For how large of a spectacle sports are in the public eye, a surprisingly little amount of information is known about proper sports performance nutrition for athletes. Ask 10 different people about proper athlete nutrition, and get 10 different answers.
Truth be told, there is NO one-size-fits-all solution; nutrition must be tailor-made to the individual. In sports, the type of event should determine the nutritional needs of the athlete. And, as with general nutrition, the individual’s physical attributes, lifestyle and dietary limitations or restrictions cross over into the athletic nutrition realm.
Since there is no prototypical answer for generic athlete nutrition, it’s a good idea to stop by your local Max Muscle Nutrition store and speak with a certified fitness nutrition coach. Whether you’re a weekend warrior or a hopeful competitor, it is imperative that an expert understand your needs in order to help you get the right fuel at the right times. Meanwhile, keep reading for some helpful guidelines for sports nutrition requirements for athletes.
The frequency, intensity, time, type (or F.I.T.T.) model for outlining the parameters of exercise science parallels guidelines for sports nutrition requirements for athletes.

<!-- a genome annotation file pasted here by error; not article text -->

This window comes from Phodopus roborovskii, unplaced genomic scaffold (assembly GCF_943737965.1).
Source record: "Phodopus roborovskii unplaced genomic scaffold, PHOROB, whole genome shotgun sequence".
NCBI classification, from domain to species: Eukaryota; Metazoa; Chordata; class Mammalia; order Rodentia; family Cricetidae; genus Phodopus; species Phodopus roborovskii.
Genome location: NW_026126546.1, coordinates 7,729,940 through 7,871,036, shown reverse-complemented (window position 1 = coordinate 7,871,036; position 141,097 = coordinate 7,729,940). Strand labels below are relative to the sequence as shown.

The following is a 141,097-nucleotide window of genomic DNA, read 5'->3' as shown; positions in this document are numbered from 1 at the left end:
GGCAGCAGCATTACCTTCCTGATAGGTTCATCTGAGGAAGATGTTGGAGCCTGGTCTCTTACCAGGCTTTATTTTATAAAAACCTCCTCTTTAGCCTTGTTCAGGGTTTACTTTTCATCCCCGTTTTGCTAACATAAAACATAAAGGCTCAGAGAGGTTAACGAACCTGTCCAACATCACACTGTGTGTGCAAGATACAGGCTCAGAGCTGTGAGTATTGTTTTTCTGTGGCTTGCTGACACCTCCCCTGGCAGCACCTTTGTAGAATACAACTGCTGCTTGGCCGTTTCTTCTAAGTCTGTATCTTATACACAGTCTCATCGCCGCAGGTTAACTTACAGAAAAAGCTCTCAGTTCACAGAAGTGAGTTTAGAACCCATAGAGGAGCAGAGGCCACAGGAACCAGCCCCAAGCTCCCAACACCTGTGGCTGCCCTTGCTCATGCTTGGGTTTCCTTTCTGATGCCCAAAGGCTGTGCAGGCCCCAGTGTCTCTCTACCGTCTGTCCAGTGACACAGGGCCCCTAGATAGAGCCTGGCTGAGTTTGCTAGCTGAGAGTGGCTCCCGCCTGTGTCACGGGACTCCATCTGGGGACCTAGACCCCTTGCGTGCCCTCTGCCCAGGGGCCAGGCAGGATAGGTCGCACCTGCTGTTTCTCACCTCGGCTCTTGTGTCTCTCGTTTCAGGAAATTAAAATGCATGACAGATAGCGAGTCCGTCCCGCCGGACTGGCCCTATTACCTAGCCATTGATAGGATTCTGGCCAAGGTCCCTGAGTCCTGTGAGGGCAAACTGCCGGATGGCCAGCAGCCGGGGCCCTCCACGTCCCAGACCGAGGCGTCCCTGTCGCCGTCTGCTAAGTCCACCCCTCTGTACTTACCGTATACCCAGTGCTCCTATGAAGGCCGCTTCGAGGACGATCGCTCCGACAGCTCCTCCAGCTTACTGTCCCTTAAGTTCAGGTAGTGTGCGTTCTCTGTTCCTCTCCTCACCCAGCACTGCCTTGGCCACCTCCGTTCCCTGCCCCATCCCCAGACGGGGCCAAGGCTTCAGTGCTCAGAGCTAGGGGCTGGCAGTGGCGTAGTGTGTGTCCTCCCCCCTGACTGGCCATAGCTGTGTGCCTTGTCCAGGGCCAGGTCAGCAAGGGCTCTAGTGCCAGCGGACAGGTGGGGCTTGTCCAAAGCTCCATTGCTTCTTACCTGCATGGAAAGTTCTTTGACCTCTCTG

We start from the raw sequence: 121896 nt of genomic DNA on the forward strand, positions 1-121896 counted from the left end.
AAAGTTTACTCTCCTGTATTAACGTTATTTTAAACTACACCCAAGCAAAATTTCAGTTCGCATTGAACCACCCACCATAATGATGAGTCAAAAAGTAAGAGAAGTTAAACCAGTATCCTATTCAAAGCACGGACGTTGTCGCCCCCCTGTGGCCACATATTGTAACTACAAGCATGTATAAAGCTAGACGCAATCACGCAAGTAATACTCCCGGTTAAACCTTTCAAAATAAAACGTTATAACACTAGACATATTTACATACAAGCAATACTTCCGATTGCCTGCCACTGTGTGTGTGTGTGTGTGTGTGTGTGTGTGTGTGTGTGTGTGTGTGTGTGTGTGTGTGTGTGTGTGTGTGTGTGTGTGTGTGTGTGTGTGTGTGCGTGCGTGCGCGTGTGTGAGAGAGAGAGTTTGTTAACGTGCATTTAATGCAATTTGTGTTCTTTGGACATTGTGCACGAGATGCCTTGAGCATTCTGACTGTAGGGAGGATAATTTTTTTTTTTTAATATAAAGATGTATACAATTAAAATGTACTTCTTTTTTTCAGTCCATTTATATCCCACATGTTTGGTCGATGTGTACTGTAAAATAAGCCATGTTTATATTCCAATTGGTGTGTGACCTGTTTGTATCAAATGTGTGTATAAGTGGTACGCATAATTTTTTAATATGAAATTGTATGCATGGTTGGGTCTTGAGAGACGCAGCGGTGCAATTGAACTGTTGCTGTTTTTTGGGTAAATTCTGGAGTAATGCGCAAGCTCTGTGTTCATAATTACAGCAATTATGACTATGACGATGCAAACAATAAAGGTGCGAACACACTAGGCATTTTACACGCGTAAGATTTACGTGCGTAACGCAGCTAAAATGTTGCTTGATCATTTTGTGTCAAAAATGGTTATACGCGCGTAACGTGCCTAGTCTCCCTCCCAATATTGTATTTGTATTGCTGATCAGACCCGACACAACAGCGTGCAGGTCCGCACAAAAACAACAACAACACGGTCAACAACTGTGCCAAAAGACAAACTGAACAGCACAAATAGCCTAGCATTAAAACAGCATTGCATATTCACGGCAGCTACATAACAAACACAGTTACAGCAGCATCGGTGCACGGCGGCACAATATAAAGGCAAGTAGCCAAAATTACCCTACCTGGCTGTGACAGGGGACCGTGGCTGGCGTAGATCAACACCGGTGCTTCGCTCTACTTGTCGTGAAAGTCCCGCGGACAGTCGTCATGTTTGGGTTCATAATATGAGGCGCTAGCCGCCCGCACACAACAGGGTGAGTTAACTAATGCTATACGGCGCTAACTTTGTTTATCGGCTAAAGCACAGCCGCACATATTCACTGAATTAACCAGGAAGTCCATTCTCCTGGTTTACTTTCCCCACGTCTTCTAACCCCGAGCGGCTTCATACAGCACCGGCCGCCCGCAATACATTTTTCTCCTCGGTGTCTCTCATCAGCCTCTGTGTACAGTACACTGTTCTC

FREQUENCY: Using the above as a guide, it is crucial to first analyze how often the athlete in question is going to be practicing and/or competing. This would represent the ‘F’ in the F.I.T.T. acronym, of course. Establishing a set routine for the athlete to follow is part of the blueprint for success in fitness, nutrition and health.
Applying this to the needs of the modern athlete, the first concept to take a peek at is that not all days are going to be the same, and as a de-facto result, not all daily menus are going to be the same. The athlete at hand should NOT be eating the same way, or as much food on off days as he or she would on training days. The added physical activity is going to increase the demands on the body and act as the primary catalyst for the additional required food intake.
INTENSITY: Intensity of physical activity will determine the nutrition of the athlete on those training days. Some contests or training requires short bursts of fast twitch muscle fibers over a prolonged period of time, like the training of a mixed martial artist. Others involve slower muscle fiber movements with less explosiveness over a prolonged period of time, as best illustrated in cross country distance racing. Explosive movements over a shortened period of time, as in certain CrossFit workouts or in Olympic lifting, reflect the training principles of another group of athletes as well.
The takeaway here is that what you put in your body and how much of it will be determined by how hard you work in your given training protocol. If your training requires a high-intensity, frenetic pace, like a rower, you better make sure you don’t miss a meal the entire day. If you’re a golfer, then you’re best avoiding the beer kiosk on the 18th hole.
TIME: The first ‘T’ in the F.I.T.T. model stands for time. This (big surprise here) represents how long the athlete will be training or competing. This, as with Intensity, is imperative in determining the size, macronutrient needs, and timing of meals before, during, and after the training session. The longer the training session is, the longer the body will be going without nutrients.